There is a danger in trying to increase your profit through cost-cutting – you may find that you cut the very things that made you have a successful business.
It’s something I’ve noticed with big businesses where their industries have new competitors, rather than focus on the quality and difference of their products – they instead just cut costs and by their own hand remove the reasons people had for choosing them to begin with.
Here are three examples:
When your business is chosen due to previously excellent customer service, cutting this means that consumers are more than likely to choose a competitor:
Range of items – while a store may list many goods on their website, if they do not actually hold them in their stores then the advantage is lost. Should items just be supplied by another party direct to the consumer, bypassing the store, then they are no different than any other dropshipper.
Delivery – if the store had their own delivery fleet, but replaced this with couriers then that is another reason to choose a different supplier. Particularly if the option of delivery to a local collection point is no longer free, and standard free delivery now takes many days. There are many alternative suppliers that will deliver next day for free, perhaps using their own in-house delivery team.
Prices – while claims may be made as to matching prices, all you need is a quick internet search now to find the lowest cost and best delivery or collection option for you. If the department store no longer has the item in a physical store then there is no advantage over an online retailer.
Customer service – this is a key point, one that you only find out when things go wrong. In the past the store may have prided itself on customer service. If you had a faulty laptop for example then they would either replace it immediately with the same model, give you a choice of alternative models or even just a refund. While now you might only be offered repair, which means that you are without your laptop for up to 6 weeks while it is sent perhaps to another country!
So while the company thought it was being clever in reducing costs, all they have done is remove all the reasons why you would choose them over a competitor.
A company that has built it s reputation over more than 100 years could find that it is damaged within a short period of time by cost-cutting.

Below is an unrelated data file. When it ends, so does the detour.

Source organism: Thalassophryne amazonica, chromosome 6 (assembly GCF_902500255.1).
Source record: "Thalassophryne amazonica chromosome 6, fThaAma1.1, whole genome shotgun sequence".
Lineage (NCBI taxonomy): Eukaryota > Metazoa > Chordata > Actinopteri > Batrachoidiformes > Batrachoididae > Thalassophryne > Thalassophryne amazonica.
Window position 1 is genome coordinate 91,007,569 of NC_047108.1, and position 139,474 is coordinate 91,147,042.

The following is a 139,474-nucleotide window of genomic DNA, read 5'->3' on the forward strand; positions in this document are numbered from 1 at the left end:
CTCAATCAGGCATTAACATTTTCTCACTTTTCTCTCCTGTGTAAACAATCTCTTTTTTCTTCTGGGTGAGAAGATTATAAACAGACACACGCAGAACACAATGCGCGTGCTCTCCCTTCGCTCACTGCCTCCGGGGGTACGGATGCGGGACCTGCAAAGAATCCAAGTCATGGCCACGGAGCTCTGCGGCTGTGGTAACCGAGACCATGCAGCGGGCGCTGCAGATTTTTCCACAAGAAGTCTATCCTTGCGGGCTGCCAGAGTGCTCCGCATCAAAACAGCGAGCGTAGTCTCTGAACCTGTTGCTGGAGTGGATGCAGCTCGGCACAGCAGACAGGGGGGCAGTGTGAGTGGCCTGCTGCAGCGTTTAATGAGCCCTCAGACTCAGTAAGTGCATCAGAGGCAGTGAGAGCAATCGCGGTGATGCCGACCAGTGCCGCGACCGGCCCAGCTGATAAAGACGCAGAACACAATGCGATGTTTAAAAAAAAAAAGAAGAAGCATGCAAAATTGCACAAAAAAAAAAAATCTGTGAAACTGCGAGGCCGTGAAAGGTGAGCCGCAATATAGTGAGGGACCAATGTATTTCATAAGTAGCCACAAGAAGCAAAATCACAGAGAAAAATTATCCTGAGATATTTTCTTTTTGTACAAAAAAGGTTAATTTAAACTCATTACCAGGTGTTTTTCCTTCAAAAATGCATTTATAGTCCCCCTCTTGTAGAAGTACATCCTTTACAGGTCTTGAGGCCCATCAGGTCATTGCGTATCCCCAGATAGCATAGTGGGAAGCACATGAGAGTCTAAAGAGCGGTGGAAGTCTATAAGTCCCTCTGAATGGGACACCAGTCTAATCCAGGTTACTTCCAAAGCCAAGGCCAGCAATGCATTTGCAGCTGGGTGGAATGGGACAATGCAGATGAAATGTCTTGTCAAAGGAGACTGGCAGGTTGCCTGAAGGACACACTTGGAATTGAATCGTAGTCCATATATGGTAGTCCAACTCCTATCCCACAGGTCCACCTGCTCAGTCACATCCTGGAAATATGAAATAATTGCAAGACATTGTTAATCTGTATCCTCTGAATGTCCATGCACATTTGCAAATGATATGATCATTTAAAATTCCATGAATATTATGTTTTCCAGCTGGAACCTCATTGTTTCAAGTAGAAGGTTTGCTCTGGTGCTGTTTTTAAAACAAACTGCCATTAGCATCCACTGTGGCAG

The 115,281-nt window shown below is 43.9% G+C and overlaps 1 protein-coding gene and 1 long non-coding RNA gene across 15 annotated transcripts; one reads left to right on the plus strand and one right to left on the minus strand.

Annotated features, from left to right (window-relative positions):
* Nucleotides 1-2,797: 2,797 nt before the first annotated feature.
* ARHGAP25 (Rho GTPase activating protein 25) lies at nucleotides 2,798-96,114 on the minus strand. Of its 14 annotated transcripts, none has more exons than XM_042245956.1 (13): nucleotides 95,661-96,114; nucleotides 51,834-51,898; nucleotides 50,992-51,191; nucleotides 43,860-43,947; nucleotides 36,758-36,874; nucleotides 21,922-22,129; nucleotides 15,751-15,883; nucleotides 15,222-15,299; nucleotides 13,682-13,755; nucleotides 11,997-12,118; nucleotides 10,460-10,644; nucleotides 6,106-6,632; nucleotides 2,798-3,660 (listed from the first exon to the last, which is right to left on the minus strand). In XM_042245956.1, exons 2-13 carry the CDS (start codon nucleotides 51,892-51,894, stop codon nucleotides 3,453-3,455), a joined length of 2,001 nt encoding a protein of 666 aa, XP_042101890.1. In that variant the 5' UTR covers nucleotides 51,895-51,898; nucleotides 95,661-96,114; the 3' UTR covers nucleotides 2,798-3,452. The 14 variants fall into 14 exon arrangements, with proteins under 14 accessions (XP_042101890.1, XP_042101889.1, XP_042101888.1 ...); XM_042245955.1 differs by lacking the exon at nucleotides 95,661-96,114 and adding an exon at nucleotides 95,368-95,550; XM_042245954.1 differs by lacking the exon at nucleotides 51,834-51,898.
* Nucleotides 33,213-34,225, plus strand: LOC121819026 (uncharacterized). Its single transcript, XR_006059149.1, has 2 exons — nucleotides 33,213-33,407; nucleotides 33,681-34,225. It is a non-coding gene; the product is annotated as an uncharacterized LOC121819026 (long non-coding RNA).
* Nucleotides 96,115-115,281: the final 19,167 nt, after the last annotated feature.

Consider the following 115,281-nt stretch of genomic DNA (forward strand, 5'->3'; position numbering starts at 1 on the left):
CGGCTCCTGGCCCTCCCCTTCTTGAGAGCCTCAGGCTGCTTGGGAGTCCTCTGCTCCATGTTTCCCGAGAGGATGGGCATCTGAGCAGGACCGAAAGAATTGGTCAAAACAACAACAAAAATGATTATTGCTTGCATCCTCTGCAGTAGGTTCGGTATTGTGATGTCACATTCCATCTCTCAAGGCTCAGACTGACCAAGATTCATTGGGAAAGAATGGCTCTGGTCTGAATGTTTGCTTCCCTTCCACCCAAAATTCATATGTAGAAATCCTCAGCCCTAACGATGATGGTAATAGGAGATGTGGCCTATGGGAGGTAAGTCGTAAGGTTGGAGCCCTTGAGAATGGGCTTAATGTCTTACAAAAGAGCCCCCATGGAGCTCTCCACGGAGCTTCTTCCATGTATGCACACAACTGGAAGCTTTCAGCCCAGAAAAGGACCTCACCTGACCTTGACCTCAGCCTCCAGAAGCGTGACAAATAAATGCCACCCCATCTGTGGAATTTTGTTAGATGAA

Quality – if your top product is the reason why people choose you, then lowering the quality and using cheaper ingredients instead of the main product mean that people are likely to look elsewhere rather than put up with this.
Size – an increasing problem is the reduction in size rather than increase in price. It is ok to increase your price over time for a quality product. We have the hilarious situation where a product from a different manufacturer has destroyed their iconic product by removing half of the shape that made it unique.
Range – offering a large range of products to satisfy diverse consumers is what made the company different. While some ranges may be less profitable, cutting them damages the brand as people who for example looked forward to Xmas decorations find that they are not available.
Outsourcing – if you allow your name to be used on products that you haven’t made yourself, then you must be extra careful to ensure that they meet the high standards that you used to have. Buying a product with the company name on it, only to find out it is poor quality and ‘made under licence’ is likely to cause further brand damage.
Location – if the company is famous for its original production locations, then moving to another country causes further damage.
If a large airline keeps reducing the benefits, then it could find that it reaches a point where budget airlines are actually better than them.
Food and drinks – originally provided for free, and of a good quality, this is one of the things that differentiated the large airlines from the budget ones. Cutting them down until they no longer exist removes a reason why you would choose them.
Luggage – in the past the large airline would give free hold luggage, again another thing that differentiated them from the budget airlines. Now when you have to pay for hold luggage, another benefit is gone.
Customer service – again in the past, another difference was the excellent customer service where people would be taken to their destination quickly by alternate flights should any problems arise. Recent problems where people were left stranded without support show that this may have been a cut too far.
Business travellers – reducing the miles that are granted for the business man club mean that its value is almost worthless unless you are paying large amounts for fully flexible flights. At the desk you are kept waiting behind a long list of silly business membership titles before your own class is allowed. Whereas with a budget airline you pay a small amount and get priority boarding.
Seats – in the past one advantage of the big airline was allocated seating, however as you now have to pay for the seat choice there is no advantage over a budget airline.
Further drops in profit over the coming years aren’t likely to be caused by brexit, the economy, exchange rates, etc. as they may claim – rather by their own choices to cut costs.
To misquote Jack Carter:
You’re a big company, but you’re in bad shape. Not making silly decisions that destroy your brand should be a full-time job. Now behave yourself.